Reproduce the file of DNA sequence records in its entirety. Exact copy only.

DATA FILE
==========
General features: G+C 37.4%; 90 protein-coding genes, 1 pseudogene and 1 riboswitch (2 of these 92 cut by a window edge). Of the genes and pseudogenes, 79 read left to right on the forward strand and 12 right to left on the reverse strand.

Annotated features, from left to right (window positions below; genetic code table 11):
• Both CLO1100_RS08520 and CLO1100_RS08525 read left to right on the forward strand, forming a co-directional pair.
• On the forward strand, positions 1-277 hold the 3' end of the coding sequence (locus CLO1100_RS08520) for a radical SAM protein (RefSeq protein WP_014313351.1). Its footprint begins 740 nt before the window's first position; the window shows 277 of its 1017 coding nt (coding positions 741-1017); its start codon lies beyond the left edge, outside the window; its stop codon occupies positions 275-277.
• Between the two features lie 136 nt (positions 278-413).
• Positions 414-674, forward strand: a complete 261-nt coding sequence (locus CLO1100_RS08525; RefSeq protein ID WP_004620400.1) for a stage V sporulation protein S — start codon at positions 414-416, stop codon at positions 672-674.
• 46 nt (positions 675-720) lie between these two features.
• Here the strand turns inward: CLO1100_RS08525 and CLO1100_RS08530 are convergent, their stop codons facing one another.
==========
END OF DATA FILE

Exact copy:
General features: G+C 37.4%; 90 protein-coding genes, 1 pseudogene and 1 riboswitch (2 of these 92 cut by a window edge). Of the genes and pseudogenes, 79 read left to right on the forward strand and 12 right to left on the reverse strand.

Annotated features, from left to right (window positions below; genetic code table 11):
• Both CLO1100_RS08520 and CLO1100_RS08525 read left to right on the forward strand, forming a co-directional pair.
• On the forward strand, positions 1-277 hold the 3' end of the coding sequence (locus CLO1100_RS08520) for a radical SAM protein (RefSeq protein WP_014313351.1). Its footprint begins 740 nt before the window's first position; the window shows 277 of its 1017 coding nt (coding positions 741-1017); its start codon lies beyond the left edge, outside the window; its stop codon occupies positions 275-277.
• Between the two features lie 136 nt (positions 278-413).
• Positions 414-674, forward strand: a complete 261-nt coding sequence (locus CLO1100_RS08525; RefSeq protein ID WP_004620400.1) for a stage V sporulation protein S — start codon at positions 414-416, stop codon at positions 672-674.
• 46 nt (positions 675-720) lie between these two features.
• Here the strand turns inward: CLO1100_RS08525 and CLO1100_RS08530 are convergent, their stop codons facing one another.